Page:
With no adaptive planning measures in place, heat-related deaths are likely to quadruple by 2050.1,13 If, however, we make significant efforts to reduce our carbon emissions, we could save lives by limiting a 1995-type Chicago heat wave to once every other year—rather than three times a year—by the end of the century.1,11,12,13

Given the potential for more frequent and intense heat events owing to climate change, local governments must be prepared for economic as well as public health effects. Emergency response costs money and requires constant vigilance.1,14 Greater demand for air-conditioning can produce power outages—and electricity blackouts will exacerbate the health effects of heat waves.6

Fortunately, adaptation to extreme heat events is possible and already occurring across the nation. Heat-related deaths are preventable through timely, specific actions such as opening air-conditioned shopping malls at night to those who are threatened.6,15 Other life-saving measures include ensuring access to weather forecasts, directly contacting people known to be at high risk, expanding outreach to homeless individuals, and suspending utility shutoffs.6



  1. U.S. Global Change Research Program. 2009. Global climate change impacts in the United States. Edited by T.R. Karl, J.M. Melillo, and T.C. Peterson. Cambridge University Press. Graphic: Union of Concerned Scientists, Climate Hot Map 2010.
  2. U.S. Census Bureau. 2009. 2008 population estimates, Table 1. Washington, DC: Population Division. Online at popest/ cities/ tables/ SUB-EST2008-01.xls. Accessed March 25, 2010.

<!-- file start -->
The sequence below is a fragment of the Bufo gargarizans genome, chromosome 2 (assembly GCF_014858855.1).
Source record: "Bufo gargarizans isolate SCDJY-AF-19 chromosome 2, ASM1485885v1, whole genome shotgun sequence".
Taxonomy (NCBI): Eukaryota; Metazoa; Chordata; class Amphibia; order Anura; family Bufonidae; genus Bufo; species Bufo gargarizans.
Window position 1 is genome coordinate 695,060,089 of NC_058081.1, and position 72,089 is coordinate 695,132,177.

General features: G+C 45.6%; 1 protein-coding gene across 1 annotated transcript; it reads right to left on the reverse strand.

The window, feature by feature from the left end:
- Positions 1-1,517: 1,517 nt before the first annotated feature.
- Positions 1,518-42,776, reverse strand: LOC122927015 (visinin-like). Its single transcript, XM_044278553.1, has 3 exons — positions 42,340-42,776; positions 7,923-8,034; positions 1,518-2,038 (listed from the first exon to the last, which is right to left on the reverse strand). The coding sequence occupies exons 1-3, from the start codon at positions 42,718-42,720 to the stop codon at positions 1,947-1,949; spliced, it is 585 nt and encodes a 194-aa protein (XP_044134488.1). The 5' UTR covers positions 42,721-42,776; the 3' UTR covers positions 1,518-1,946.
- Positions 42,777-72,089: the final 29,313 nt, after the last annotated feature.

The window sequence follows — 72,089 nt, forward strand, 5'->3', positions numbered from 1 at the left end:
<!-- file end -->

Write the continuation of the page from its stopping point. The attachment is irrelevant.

3. World Health Organization. 2003. Climate change and human health: Risks and responses. Geneva.
  4. Kalkstein, L.S. 1997. Climate and human mortality: Relationship and mitigating measures. Advances in Bioclimatology 5:161-177.
  5. Sherwood, S.C., and M. Huber. 2010. An adaptability limit to climate change due to heat stress. Proceedings of the National Academy of Sciences 107 (21). Online at cgi/ doi/ 10.1073/ pnas.0913352107.
  6. U.S. Environmental Protection Agency. 2006. Excessive heat events guidebook. EPA 430-B-06-005. Washington, DC: Office of Atmospheric Programs.
  7. Congressional Black Caucus Foundation. 2004. African Americans and climate change: An unequal burden. Washington, DC.
  8. McGeehin, M., and Mirabelli, M. 2001. The potential impacts of climate variability and change on temperature-related morbidity and mortality in the United States. Environmental Health Perspectives 109(S2):185-189.
  9. Meehl, G.A., and C. Tebaldi. 2004. More intense, more frequent, and longer lasting heat waves in the 21st century. Science 305:994-997.
  10. Vavrus, S., and J. van Dorn. 2008. Projected future temperature and precipitation extremes in Chicago. Journal of Great Lakes Research, forthcoming.
  11. Hayhoe, K., S. Sheridan, J.S. Greene, and L. Kalkstein. 2009. Climate change, heat waves, and mortality projections for Chicago. Journal of Great Lakes Research doi:10.1016/j.jglr.2009.12.009. Published online May 2010.
  12. Hayhoe, K., D. Wuebbles, and the Climate Science Team. 2008. Climate change and Chicago: Projections and potential impacts. City of Chicago. Online at Accessed March 25, 2010.
  13. Hayhoe, K., K. Cherkauer, N. Schlegal, J. VanDorn, S. Vavrus, and D. Wuebbles. 2009. Regional climate change projections for Chicago and the Great Lakes. Journal of Great Lakes Research doi:10.1016/j.jglr.2010.03.012. Published online May 2010.
  14. Wilbanks, T.J., P. Kirshen, D. Quattrochi, P. Romero-Lankao, C. Rosenzweig, M. Ruth, W. Solecki, J. Tarr, P. Larsen, and B. Stone. 2008. Effects of global change on human settlements. In: Analyses of the effects of global change on human health and welfare and human systems. Edited by J.L. Gamble; authored by K.L. Ebi, F.G. Sussman, and T.J. Wilbanks. Synthesis and assessment product 4.6. Washington, DC: U.S. Environmental Protection Agency, pp. 89-109.
  15. Patz, J.A., D. Campball-Lendrum, T. Holloway, and J.A. Foley. 2005. Impact of regional climate change on human health. Nature 438:310-317.